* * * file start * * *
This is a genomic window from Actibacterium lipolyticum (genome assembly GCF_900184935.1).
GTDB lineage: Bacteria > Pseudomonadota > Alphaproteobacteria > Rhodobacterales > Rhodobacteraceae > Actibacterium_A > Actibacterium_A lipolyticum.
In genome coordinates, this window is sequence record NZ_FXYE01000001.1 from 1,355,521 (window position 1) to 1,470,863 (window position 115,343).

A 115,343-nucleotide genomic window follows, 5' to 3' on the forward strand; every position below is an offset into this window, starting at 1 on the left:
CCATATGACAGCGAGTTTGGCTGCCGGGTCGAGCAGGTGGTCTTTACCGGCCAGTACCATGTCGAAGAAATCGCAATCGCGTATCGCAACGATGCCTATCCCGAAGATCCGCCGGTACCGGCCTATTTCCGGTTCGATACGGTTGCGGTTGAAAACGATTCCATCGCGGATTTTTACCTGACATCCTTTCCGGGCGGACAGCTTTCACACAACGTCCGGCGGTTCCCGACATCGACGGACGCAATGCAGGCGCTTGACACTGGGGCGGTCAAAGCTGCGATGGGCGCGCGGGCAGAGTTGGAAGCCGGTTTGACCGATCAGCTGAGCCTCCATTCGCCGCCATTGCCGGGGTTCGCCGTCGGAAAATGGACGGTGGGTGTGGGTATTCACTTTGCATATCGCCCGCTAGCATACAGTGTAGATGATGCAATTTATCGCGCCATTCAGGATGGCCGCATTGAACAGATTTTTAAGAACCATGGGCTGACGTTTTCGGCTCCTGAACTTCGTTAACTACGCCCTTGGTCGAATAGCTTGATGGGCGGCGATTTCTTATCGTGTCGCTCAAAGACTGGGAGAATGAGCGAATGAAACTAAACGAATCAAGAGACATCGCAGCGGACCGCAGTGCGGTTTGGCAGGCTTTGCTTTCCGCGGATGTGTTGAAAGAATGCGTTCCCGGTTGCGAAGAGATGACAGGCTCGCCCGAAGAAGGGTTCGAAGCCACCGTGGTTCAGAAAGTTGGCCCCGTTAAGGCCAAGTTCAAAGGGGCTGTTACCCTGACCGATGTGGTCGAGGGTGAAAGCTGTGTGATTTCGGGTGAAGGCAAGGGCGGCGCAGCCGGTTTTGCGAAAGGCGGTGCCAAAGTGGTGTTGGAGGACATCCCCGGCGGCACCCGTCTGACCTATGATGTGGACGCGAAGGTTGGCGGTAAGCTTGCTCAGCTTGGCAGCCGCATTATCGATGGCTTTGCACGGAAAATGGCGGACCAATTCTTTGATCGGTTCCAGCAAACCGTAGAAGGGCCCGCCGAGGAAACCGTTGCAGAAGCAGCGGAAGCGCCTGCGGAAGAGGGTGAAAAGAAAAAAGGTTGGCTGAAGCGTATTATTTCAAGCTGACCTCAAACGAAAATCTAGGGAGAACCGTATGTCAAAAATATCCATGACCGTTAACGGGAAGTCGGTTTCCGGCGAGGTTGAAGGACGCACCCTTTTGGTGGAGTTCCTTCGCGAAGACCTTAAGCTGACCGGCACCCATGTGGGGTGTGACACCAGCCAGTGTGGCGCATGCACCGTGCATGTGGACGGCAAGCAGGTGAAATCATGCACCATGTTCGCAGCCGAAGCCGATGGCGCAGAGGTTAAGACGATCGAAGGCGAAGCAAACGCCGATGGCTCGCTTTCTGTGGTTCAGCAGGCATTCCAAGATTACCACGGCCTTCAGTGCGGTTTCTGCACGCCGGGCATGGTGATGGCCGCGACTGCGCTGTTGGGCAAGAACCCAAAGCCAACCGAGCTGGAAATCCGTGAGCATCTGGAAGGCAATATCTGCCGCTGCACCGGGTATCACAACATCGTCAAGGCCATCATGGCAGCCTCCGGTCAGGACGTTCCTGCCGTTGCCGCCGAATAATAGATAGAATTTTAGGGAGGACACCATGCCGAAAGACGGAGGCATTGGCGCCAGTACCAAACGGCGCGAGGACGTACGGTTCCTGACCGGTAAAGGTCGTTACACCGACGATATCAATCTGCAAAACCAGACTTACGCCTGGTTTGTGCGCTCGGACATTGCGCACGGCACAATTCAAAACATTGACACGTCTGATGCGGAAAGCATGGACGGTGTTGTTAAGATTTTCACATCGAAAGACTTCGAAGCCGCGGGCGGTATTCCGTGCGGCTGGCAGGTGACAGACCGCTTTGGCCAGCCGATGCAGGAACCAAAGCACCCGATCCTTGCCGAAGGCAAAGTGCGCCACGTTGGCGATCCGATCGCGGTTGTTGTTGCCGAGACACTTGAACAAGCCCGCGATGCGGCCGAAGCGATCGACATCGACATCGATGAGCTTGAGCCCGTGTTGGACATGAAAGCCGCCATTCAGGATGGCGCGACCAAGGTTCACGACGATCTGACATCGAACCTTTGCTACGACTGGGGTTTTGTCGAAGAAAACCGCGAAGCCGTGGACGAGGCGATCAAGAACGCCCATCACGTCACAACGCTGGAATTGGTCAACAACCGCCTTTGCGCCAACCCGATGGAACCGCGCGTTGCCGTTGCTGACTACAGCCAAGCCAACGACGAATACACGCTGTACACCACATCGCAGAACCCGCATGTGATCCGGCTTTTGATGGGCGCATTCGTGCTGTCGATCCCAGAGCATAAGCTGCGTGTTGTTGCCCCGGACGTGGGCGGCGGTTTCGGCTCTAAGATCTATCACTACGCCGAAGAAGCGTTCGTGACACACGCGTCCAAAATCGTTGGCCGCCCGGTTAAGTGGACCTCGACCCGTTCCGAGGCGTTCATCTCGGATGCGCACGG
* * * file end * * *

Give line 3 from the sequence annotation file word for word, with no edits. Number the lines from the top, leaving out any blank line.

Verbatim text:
In genome coordinates, this window is sequence record NZ_FXYE01000001.1 from 1,355,521 (window position 1) to 1,470,863 (window position 115,343).